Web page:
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Sermons upon the Epistle of Saint Paul to the Ephesians 4:29-30 – John Calvin
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John Calvin – (1509-1564) French reformer and theologian
While many of Calvin’s sermons are now lost after they were sold by weight by the library of Geneva, his sermons on Ephesians have been preserved, having been translated into Early Modern English by Arthur Golding (who also translated Calvin’s sermons on Galatians, Job and Deuteronomy). Arthur Golding’s claim to fame is that his translation of Ovid’s Metamorphoses influenced Shakespeare.
A comparison with Calvin’s commentary on the same letter shows that Calvin saw preaching as no mere explanation of the text – the sermons work consecutively through the text but circle round on the point many time with brief illustration and continuous application to the hearers. The sermons on Ephesians were preached in French on Sundays morning and evening in Geneva in 1558 and were taken down in shorthand by Denis Raguenier, who had started taking his own notes on Calvin’s sermons and was eventually employed to perform the task and did so until his death. Calvin preached without notes.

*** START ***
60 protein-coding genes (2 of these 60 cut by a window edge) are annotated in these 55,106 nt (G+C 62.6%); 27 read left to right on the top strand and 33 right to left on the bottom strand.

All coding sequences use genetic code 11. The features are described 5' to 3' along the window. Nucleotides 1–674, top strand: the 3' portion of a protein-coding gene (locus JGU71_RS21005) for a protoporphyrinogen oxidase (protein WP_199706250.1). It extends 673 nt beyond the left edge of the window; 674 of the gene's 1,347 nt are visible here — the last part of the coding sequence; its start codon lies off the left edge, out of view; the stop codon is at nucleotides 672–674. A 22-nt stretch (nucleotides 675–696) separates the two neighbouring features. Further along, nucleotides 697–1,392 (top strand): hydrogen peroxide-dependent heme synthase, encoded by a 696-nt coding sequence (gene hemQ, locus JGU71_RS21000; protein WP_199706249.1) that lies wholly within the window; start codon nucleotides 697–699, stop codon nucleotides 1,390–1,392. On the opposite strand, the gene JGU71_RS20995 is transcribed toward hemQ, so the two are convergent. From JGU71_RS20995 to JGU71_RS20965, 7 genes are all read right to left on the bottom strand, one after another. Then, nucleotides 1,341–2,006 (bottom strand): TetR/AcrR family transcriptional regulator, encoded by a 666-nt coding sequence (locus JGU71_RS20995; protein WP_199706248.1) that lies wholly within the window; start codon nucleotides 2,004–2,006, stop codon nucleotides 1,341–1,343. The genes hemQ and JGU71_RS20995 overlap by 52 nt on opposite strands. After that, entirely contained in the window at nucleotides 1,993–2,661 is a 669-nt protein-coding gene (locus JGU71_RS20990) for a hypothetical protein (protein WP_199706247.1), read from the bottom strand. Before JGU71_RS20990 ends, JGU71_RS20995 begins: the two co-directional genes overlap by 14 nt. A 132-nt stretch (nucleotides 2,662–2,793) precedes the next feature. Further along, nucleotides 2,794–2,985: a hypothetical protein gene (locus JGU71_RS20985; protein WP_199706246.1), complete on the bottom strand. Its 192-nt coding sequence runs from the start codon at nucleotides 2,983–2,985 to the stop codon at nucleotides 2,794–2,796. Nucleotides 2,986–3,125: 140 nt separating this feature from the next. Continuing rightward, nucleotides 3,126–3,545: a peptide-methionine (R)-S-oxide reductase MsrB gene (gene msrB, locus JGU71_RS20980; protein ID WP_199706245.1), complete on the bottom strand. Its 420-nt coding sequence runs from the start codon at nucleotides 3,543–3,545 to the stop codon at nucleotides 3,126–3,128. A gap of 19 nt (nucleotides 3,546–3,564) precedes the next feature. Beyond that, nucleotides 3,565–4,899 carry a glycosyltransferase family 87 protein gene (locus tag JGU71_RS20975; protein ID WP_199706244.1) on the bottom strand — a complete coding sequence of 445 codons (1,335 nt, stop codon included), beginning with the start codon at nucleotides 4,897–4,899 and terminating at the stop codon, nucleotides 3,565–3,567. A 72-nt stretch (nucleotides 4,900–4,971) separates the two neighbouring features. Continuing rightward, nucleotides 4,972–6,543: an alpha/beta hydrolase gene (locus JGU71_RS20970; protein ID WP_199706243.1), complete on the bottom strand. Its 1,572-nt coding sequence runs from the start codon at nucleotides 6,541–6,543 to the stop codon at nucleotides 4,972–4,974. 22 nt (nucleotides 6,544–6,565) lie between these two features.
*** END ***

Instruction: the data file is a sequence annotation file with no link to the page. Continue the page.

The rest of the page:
Calvin’s aim was always to bring about faith in his hearers by which he means them comprehending their own helplessness and the kindness of God in Jesus Christ. An example of this from sermon 14 illustrates Calvin’s goal and style:
Thus ye see that the thing which we have to do continually, is too show that God hath been so kind unto us, as too be at one with us in the person of his Son, yea and to receive us to himself, that we might be washed and scoured from all our filthiness, and be accepted for righteous before him. Lo! how wretched souls are unbound. Lo! how poor captives are let out of prison. Lo! how they that erst were plunged in darkness of death are brought out again to the light of life.